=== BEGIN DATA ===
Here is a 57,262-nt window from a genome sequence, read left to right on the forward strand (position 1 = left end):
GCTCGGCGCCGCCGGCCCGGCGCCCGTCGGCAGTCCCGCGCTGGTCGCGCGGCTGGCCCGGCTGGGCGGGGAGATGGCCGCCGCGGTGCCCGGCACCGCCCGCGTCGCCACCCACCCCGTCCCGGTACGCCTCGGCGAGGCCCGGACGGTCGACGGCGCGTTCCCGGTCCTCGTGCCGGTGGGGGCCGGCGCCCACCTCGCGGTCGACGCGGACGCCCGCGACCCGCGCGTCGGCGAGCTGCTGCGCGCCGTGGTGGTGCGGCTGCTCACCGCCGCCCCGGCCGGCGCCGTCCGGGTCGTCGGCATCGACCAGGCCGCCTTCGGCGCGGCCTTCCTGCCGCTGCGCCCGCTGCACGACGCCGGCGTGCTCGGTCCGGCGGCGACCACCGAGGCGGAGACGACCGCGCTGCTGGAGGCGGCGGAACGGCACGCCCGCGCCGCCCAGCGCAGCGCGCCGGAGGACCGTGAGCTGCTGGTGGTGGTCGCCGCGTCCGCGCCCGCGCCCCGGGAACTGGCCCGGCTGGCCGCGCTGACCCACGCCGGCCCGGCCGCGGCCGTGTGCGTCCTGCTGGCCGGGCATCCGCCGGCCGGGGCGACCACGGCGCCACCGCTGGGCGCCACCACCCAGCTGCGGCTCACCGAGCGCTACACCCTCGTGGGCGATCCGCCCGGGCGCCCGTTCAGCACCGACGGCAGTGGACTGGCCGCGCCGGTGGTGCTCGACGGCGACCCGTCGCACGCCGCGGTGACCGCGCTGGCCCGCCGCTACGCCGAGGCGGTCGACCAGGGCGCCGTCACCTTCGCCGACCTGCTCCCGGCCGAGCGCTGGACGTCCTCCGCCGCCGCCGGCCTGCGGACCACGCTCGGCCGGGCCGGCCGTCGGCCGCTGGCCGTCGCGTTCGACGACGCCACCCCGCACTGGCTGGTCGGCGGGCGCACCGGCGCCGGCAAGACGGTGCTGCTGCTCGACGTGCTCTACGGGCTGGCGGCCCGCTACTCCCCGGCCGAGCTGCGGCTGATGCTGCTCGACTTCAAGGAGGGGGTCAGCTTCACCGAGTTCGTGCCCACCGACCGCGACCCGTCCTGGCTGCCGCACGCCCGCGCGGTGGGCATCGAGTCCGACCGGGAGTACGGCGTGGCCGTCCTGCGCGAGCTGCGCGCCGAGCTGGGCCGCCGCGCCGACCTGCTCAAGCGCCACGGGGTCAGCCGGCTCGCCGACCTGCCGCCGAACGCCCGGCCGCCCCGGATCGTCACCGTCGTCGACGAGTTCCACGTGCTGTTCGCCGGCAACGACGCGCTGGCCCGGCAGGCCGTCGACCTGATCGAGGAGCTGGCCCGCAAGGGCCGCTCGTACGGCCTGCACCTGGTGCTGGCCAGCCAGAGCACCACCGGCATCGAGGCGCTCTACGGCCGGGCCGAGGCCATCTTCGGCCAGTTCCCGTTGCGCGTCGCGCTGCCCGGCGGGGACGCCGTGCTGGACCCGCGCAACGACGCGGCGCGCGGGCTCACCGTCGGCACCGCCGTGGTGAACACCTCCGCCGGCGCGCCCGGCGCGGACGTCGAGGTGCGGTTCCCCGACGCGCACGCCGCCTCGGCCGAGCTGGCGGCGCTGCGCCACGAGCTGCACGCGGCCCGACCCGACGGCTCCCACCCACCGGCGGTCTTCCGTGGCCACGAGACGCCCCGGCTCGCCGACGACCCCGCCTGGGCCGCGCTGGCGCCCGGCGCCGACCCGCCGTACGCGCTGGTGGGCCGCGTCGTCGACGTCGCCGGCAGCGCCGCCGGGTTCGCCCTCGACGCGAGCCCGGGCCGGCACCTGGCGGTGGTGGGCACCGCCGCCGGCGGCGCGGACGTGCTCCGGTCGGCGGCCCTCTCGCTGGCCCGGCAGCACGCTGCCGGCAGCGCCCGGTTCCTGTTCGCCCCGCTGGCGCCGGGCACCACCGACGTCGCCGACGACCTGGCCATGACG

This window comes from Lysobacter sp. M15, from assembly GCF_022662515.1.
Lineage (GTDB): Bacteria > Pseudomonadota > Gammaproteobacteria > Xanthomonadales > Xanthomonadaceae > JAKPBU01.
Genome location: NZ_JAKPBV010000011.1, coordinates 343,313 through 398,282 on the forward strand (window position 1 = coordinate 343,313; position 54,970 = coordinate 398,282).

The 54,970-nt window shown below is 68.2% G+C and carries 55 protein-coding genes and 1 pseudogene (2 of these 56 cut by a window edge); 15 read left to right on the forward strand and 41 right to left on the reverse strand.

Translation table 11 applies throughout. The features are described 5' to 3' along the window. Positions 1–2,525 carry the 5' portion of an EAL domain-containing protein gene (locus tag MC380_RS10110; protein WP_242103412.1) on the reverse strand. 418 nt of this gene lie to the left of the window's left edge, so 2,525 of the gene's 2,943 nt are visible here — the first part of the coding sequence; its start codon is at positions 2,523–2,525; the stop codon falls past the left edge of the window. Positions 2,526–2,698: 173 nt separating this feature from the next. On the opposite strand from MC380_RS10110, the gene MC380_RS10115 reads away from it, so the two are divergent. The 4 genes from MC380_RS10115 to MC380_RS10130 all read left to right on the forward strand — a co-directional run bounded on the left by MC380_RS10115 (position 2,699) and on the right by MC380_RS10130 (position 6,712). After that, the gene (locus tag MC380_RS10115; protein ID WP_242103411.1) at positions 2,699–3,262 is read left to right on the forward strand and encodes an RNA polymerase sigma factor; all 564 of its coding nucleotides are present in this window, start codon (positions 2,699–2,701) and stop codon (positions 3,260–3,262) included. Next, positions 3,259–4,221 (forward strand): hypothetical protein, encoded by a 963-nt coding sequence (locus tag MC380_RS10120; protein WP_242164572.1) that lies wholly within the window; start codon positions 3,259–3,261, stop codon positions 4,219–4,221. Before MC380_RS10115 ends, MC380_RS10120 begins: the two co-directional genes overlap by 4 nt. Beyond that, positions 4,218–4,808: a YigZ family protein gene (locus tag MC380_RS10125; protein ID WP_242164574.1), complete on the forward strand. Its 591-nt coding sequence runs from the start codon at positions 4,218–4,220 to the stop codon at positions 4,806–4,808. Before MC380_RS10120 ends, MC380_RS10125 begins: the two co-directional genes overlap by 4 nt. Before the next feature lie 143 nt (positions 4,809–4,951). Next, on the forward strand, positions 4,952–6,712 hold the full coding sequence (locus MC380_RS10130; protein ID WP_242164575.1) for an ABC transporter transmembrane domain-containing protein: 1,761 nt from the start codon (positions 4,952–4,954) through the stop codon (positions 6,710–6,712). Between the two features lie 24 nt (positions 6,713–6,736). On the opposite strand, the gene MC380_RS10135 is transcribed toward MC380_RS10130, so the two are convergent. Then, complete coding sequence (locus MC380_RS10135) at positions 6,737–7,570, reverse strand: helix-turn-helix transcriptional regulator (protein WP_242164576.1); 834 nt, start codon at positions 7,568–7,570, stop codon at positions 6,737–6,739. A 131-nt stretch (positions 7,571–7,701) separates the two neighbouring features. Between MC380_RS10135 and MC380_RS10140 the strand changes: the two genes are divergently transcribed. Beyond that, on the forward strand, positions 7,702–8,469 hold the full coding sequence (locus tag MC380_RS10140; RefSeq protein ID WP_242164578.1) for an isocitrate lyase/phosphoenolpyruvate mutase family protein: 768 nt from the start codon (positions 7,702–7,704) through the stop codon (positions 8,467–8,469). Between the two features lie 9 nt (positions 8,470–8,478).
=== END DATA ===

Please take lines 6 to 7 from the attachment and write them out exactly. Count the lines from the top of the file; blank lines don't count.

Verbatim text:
The 54,970-nt window shown below is 68.2% G+C and carries 55 protein-coding genes and 1 pseudogene (2 of these 56 cut by a window edge); 15 read left to right on the forward strand and 41 right to left on the reverse strand.

Translation table 11 applies throughout. The features are described 5' to 3' along the window. Positions 1–2,525 carry the 5' portion of an EAL domain-containing protein gene (locus tag MC380_RS10110; protein WP_242103412.1) on the reverse strand. 418 nt of this gene lie to the left of the window's left edge, so 2,525 of the gene's 2,943 nt are visible here — the first part of the coding sequence; its start codon is at positions 2,523–2,525; the stop codon falls past the left edge of the window. Positions 2,526–2,698: 173 nt separating this feature from the next. On the opposite strand from MC380_RS10110, the gene MC380_RS10115 reads away from it, so the two are divergent. The 4 genes from MC380_RS10115 to MC380_RS10130 all read left to right on the forward strand — a co-directional run bounded on the left by MC380_RS10115 (position 2,699) and on the right by MC380_RS10130 (position 6,712). After that, the gene (locus tag MC380_RS10115; protein ID WP_242103411.1) at positions 2,699–3,262 is read left to right on the forward strand and encodes an RNA polymerase sigma factor; all 564 of its coding nucleotides are present in this window, start codon (positions 2,699–2,701) and stop codon (positions 3,260–3,262) included. Next, positions 3,259–4,221 (forward strand): hypothetical protein, encoded by a 963-nt coding sequence (locus tag MC380_RS10120; protein WP_242164572.1) that lies wholly within the window; start codon positions 3,259–3,261, stop codon positions 4,219–4,221. Before MC380_RS10115 ends, MC380_RS10120 begins: the two co-directional genes overlap by 4 nt. Beyond that, positions 4,218–4,808: a YigZ family protein gene (locus tag MC380_RS10125; protein ID WP_242164574.1), complete on the forward strand. Its 591-nt coding sequence runs from the start codon at positions 4,218–4,220 to the stop codon at positions 4,806–4,808. Before MC380_RS10120 ends, MC380_RS10125 begins: the two co-directional genes overlap by 4 nt. Before the next feature lie 143 nt (positions 4,809–4,951). Next, on the forward strand, positions 4,952–6,712 hold the full coding sequence (locus MC380_RS10130; protein ID WP_242164575.1) for an ABC transporter transmembrane domain-containing protein: 1,761 nt from the start codon (positions 4,952–4,954) through the stop codon (positions 6,710–6,712). Between the two features lie 24 nt (positions 6,713–6,736). On the opposite strand, the gene MC380_RS10135 is transcribed toward MC380_RS10130, so the two are convergent. Then, complete coding sequence (locus MC380_RS10135) at positions 6,737–7,570, reverse strand: helix-turn-helix transcriptional regulator (protein WP_242164576.1); 834 nt, start codon at positions 7,568–7,570, stop codon at positions 6,737–6,739. A 131-nt stretch (positions 7,571–7,701) separates the two neighbouring features. Between MC380_RS10135 and MC380_RS10140 the strand changes: the two genes are divergently transcribed. Beyond that, on the forward strand, positions 7,702–8,469 hold the full coding sequence (locus tag MC380_RS10140; RefSeq protein ID WP_242164578.1) for an isocitrate lyase/phosphoenolpyruvate mutase family protein: 768 nt from the start codon (positions 7,702–7,704) through the stop codon (positions 8,467–8,469). Between the two features lie 9 nt (positions 8,470–8,478).